Becoming a parent is exciting yet bewildering at the same time. In the days of yore, we may have our parents or family members close by when we need support or advice. For today’s nucleous families, this social support system is no longer available as people move across cities and countries to live and work.
That is how simple daily routines such as bathing and dressing a newborn baby, treating colic, putting a baby to sleep and feeding a baby may appear to be daunting challenges for new parents today. With the fast pace of life and both parents working, many parents (and even babysitters) today lack the necessary skills, exposure and experience to handle children.
That is the main reason for the wide range of topics related to childcare and child health in myhealthportal (www.myhealth.gov.my), a public health educational service under the Malaysian Ministry Of Health (MOH).
“Our main concern is that people tend to associate health with disease. As such, they look for information and advice only when things go wrong. What we want is to establish a culture of prevention, where Malaysians take health seriously and know how to prevent problems,” says Azman Mohammed, Senior Principal Assistant Director of MOH’s Health Education Division.
He adds that myhealthportal that was established in 2006 was targeted at all parents and caretakers of young children to equip them with important parenting and childcare tips such as shaken baby syndrome, vaccination, infectious diseases such as hand,foot and mouth disease, jaundice, caring for premature babies and what to do during emergencies.
The portal content that is prepared by doctors, healthcare professionals and allied health personnel is updated on a daily basis. Accuracy is a top priority as the content reflects the government’s commitment to the health and wellbeing of the people.
“We have put in a lot of thought to make this portal as user-friendly and useful to readers as possible. There are even over 80 videos on various topics, such as how to bathe a baby, because we realise that different people have different information delivery systems. Some are fine reading an article; other may prefer a step-by-step guide. What better way than to show it through videos,” he explains.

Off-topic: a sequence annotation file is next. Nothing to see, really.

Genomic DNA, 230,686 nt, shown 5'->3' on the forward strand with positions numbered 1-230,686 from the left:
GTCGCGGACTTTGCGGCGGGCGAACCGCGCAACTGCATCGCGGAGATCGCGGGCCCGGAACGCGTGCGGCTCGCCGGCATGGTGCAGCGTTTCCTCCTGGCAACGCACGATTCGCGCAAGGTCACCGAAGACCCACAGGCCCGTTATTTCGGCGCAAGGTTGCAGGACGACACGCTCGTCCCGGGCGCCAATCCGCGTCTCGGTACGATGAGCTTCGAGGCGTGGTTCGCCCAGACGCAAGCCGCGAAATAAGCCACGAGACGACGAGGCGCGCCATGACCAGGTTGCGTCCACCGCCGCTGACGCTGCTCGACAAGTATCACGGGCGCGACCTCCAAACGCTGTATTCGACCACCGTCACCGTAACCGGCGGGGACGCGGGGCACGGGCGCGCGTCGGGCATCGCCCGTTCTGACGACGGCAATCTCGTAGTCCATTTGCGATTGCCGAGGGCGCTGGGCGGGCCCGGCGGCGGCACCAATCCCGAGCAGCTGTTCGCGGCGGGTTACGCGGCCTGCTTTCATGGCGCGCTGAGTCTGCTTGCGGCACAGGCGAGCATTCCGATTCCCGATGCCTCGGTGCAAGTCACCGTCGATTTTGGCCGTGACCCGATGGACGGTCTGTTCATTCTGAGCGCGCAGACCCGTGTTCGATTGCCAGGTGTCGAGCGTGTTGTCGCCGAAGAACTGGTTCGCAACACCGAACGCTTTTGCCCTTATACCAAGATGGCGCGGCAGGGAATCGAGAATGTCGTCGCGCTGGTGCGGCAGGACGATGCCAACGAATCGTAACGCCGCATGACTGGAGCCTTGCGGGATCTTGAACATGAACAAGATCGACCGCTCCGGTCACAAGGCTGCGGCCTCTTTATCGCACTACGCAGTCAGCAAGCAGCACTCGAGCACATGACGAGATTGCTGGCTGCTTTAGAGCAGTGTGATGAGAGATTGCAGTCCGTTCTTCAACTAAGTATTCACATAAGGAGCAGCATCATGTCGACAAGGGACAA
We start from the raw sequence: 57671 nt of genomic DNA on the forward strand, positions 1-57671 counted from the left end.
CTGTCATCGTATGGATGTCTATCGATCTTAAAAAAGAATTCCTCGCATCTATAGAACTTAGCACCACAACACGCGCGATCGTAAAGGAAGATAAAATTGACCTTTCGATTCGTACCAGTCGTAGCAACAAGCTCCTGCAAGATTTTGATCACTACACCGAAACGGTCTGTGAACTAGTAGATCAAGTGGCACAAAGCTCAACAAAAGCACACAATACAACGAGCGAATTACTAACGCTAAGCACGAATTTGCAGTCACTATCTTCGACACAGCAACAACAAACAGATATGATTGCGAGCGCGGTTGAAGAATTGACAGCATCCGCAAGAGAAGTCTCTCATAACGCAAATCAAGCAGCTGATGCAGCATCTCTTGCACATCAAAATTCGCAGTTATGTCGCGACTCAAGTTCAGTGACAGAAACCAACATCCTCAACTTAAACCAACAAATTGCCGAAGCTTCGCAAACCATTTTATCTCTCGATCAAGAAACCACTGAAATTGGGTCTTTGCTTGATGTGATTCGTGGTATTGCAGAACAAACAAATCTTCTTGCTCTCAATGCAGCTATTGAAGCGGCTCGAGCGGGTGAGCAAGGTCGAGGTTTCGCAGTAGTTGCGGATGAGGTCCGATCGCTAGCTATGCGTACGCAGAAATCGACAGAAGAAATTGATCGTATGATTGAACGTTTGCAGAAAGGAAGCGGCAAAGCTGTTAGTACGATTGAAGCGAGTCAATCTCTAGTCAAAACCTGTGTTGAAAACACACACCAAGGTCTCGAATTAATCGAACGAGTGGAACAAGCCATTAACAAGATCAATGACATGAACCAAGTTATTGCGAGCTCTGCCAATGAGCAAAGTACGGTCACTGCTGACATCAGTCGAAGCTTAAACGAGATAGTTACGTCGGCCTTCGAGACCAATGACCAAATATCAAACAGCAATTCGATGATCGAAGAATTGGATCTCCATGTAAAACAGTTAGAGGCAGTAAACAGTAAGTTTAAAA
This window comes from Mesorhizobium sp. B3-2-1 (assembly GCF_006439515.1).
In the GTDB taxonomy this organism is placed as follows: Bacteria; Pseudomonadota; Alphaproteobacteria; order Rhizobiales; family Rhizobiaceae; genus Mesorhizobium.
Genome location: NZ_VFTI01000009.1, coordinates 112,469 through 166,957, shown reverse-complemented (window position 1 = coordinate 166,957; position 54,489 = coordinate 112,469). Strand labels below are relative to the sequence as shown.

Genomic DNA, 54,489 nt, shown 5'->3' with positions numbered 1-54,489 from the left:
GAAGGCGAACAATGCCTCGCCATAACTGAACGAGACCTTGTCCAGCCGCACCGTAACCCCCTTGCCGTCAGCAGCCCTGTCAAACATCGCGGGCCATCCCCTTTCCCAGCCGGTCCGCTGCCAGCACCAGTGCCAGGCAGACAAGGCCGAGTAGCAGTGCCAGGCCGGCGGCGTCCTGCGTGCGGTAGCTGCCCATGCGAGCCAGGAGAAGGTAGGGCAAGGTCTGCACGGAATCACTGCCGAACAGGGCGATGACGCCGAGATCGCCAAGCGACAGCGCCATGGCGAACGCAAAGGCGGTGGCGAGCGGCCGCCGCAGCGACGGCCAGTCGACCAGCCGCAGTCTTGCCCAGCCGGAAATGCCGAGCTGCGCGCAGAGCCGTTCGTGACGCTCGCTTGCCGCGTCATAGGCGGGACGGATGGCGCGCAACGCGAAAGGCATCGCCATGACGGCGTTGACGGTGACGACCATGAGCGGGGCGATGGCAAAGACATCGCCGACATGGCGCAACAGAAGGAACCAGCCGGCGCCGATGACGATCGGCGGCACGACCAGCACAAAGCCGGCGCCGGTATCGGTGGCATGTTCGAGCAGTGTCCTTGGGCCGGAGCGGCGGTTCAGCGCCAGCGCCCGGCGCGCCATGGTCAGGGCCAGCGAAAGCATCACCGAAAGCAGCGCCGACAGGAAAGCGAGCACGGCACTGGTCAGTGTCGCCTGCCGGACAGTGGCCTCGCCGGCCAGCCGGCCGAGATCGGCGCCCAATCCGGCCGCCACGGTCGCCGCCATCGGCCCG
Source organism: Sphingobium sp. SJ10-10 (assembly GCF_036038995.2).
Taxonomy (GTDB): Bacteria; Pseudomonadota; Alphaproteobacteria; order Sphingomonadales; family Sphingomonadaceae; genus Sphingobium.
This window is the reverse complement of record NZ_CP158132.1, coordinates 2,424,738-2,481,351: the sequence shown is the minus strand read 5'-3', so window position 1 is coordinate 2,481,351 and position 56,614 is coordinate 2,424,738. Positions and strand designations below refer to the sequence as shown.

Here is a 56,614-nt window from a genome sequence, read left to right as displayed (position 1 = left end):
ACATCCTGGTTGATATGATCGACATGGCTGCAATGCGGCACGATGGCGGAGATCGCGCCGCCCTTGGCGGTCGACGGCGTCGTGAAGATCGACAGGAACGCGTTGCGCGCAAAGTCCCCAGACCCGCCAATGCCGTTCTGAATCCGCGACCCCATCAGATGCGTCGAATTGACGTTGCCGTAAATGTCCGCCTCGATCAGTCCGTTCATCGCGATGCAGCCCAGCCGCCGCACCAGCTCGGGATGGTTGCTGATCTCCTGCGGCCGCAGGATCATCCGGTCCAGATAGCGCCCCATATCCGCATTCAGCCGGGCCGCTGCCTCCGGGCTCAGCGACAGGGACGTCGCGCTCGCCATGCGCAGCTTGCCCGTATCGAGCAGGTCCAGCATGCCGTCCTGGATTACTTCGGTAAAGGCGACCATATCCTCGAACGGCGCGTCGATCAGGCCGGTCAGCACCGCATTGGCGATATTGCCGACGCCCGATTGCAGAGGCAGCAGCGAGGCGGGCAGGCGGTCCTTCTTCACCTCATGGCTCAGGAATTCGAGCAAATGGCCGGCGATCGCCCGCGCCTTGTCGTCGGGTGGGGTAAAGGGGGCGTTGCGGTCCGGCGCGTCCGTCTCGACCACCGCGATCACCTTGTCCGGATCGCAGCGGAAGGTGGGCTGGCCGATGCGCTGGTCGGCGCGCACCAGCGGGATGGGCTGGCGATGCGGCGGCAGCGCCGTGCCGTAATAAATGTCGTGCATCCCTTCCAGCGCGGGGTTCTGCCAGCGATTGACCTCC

The content committee of the paediatrics section is headed by paediatricians who know what are the common problems faced by new parents. Also included are health advice for teenagers such as understanding their sexuality, risk-taking behaviours, sexually-transmitted diseases and others.
The rising levels of teenage suicides have given rise to a section dedicated to mental health, with an article outlining stress among different age groups of children and advice for parents. For instance parents with school-going children may find it useful to know that frequent stomach aches, headaches, respiratory tract illness, sleep problems, disturbed appetite, stuttering, frequent trips to the bathroom, or tooth-grinding are signs of stress.
Not only that, there’s also a ‘Ask The Expert’ link where you can send your health concerns to a medical professional as well as a smartphone app if you want to access the portal on the go.
“We hope that the portal can change public perception towards health and help people enjoy a better quality of life with better health. A healthy family is more productive, happy and able to contribute to national growth. Everyone must play a part,” Azman concludes.